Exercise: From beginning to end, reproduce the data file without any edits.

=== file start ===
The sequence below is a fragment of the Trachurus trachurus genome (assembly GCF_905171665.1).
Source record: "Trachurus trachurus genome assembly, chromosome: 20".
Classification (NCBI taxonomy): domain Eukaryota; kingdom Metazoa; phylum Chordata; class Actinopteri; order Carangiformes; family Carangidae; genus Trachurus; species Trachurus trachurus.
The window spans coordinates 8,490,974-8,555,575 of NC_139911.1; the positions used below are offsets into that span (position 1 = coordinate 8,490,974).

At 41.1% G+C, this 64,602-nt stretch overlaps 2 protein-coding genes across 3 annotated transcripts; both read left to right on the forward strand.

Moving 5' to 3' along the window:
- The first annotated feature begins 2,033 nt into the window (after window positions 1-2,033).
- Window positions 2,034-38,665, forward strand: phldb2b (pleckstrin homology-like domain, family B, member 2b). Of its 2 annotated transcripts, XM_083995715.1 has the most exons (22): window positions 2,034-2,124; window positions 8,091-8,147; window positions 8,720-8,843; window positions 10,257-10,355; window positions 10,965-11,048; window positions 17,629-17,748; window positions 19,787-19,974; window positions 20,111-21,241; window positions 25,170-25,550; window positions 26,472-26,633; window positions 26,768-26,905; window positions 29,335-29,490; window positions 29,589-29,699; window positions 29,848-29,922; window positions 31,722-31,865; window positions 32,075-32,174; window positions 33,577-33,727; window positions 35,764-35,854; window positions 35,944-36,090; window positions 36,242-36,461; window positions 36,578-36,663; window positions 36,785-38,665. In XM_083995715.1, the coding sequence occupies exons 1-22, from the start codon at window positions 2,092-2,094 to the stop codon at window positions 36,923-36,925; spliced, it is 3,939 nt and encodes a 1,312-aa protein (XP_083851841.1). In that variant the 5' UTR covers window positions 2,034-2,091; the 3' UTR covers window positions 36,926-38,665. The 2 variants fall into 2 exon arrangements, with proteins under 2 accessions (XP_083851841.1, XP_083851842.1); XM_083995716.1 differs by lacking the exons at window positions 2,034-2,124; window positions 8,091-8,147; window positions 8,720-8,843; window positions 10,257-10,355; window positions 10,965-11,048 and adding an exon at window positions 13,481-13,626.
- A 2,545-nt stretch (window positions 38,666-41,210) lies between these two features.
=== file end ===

The sequence below is a fragment of the Trachurus trachurus genome (assembly GCF_905171665.1).
Source record: "Trachurus trachurus genome assembly, chromosome: 20".
Classification (NCBI taxonomy): domain Eukaryota; kingdom Metazoa; phylum Chordata; class Actinopteri; order Carangiformes; family Carangidae; genus Trachurus; species Trachurus trachurus.
The window spans coordinates 8,490,974-8,555,575 of NC_139911.1; the positions used below are offsets into that span (position 1 = coordinate 8,490,974).

At 41.1% G+C, this 64,602-nt stretch overlaps 2 protein-coding genes across 3 annotated transcripts; both read left to right on the forward strand.

Moving 5' to 3' along the window:
- The first annotated feature begins 2,033 nt into the window (after window positions 1-2,033).
- Window positions 2,034-38,665, forward strand: phldb2b (pleckstrin homology-like domain, family B, member 2b). Of its 2 annotated transcripts, XM_083995715.1 has the most exons (22): window positions 2,034-2,124; window positions 8,091-8,147; window positions 8,720-8,843; window positions 10,257-10,355; window positions 10,965-11,048; window positions 17,629-17,748; window positions 19,787-19,974; window positions 20,111-21,241; window positions 25,170-25,550; window positions 26,472-26,633; window positions 26,768-26,905; window positions 29,335-29,490; window positions 29,589-29,699; window positions 29,848-29,922; window positions 31,722-31,865; window positions 32,075-32,174; window positions 33,577-33,727; window positions 35,764-35,854; window positions 35,944-36,090; window positions 36,242-36,461; window positions 36,578-36,663; window positions 36,785-38,665. In XM_083995715.1, the coding sequence occupies exons 1-22, from the start codon at window positions 2,092-2,094 to the stop codon at window positions 36,923-36,925; spliced, it is 3,939 nt and encodes a 1,312-aa protein (XP_083851841.1). In that variant the 5' UTR covers window positions 2,034-2,091; the 3' UTR covers window positions 36,926-38,665. The 2 variants fall into 2 exon arrangements, with proteins under 2 accessions (XP_083851841.1, XP_083851842.1); XM_083995716.1 differs by lacking the exons at window positions 2,034-2,124; window positions 8,091-8,147; window positions 8,720-8,843; window positions 10,257-10,355; window positions 10,965-11,048 and adding an exon at window positions 13,481-13,626.
- A 2,545-nt stretch (window positions 38,666-41,210) lies between these two features.